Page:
In case you somehow haven’t heard, NASA landed yet another rover on Mars last night in spectacular fashion. It was truly hard to think about anything else other than the huge parachute, retro rockets, sky crane or Curiosity itself. But after the rover successfully landed on the next planet over and transmitted the first of many pictures confirming its safe arrival, you may have noticed something else about the Jet Propulsion Laboratory; they use a lot of Apple gear.
NASA’s live coverage of the Mars Curiosity rover landing was truly phenomenal. For a Science Geek like myself, it was how I imagine the rest of humanity experiences things like the Super Bowl or the World Cup. NASA’s broadcast included all things Curiosity as quickly as physics would allow information to be relayed. That’s no joke; there’s about a 14 minute time delay between here and Mars, and NASA shared updates as they came in. In the final minutes, they showed mission control at the Jet Propulsion Laboratory (JPL), and it was pretty obvious that many of the great people at JPL like their Apple gear. There were Macbook Pros everywhere, iPhones, and even a few iPads. The Macbook Pros were being used all over the place for monitoring real time data, while iPhones were being used to snap some quick photos by basically everyone.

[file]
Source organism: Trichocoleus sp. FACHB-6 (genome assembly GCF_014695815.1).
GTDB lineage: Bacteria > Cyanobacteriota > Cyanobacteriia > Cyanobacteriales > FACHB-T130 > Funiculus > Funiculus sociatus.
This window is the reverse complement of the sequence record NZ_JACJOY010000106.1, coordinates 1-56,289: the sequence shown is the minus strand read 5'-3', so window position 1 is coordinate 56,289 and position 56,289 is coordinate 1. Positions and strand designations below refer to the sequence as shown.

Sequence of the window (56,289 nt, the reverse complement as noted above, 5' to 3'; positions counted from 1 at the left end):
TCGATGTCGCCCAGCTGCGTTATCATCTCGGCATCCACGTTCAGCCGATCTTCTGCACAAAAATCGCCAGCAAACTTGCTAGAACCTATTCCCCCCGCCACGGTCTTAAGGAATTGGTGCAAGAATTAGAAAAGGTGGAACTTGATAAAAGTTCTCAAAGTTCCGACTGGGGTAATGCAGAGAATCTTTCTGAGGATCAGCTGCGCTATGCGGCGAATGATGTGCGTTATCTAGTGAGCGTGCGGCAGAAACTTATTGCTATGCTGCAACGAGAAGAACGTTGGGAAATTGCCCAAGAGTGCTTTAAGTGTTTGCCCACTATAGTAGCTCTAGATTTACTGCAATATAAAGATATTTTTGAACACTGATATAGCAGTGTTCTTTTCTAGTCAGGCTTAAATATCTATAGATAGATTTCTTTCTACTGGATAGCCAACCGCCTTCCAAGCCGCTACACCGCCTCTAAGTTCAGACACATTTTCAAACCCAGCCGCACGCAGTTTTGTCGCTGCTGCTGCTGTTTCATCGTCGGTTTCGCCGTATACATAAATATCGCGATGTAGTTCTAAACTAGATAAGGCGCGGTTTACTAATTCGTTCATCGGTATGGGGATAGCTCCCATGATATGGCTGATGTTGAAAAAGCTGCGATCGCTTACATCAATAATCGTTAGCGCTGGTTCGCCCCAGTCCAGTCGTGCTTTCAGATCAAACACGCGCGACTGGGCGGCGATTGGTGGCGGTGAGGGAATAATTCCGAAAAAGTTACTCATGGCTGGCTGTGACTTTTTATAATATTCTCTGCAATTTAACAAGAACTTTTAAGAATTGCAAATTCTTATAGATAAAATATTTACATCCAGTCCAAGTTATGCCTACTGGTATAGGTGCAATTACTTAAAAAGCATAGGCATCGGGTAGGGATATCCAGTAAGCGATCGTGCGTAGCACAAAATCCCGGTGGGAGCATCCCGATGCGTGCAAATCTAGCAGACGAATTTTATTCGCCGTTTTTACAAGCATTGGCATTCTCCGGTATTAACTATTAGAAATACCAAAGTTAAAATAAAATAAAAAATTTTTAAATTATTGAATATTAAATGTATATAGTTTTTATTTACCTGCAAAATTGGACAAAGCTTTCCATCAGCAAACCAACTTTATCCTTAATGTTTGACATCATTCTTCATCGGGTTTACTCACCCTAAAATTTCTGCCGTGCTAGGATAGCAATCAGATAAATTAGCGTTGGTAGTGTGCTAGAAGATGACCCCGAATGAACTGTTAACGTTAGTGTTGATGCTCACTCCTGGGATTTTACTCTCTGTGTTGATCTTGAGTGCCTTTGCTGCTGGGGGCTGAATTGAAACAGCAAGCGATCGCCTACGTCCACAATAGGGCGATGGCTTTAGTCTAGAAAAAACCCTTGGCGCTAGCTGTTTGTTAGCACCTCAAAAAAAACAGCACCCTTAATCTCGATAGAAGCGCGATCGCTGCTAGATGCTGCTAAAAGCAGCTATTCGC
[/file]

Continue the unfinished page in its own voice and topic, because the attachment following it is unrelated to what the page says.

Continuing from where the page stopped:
You might be quick to say the iPhones are likely personal phones, but those Macbook Pros have what appear to be ID stickers on them, which would imply they are issued by JPL for work purposes.
Even Curiosity was in on the Mac party…kind of. The computers inside of Curiosity are powered by a radiation shielded PPC 750, better known as the G3. That’s pretty much where the similarities end though.
I can’t say for certain why there’s so much love for Apple gear at JPL. It doesn’t matter, really. What matters is that they managed to pull off one of the most ambitious and inspiring landings in history, and will soon learn much more about the red planet, its history and maybe even evidence of life elsewhere in the universe.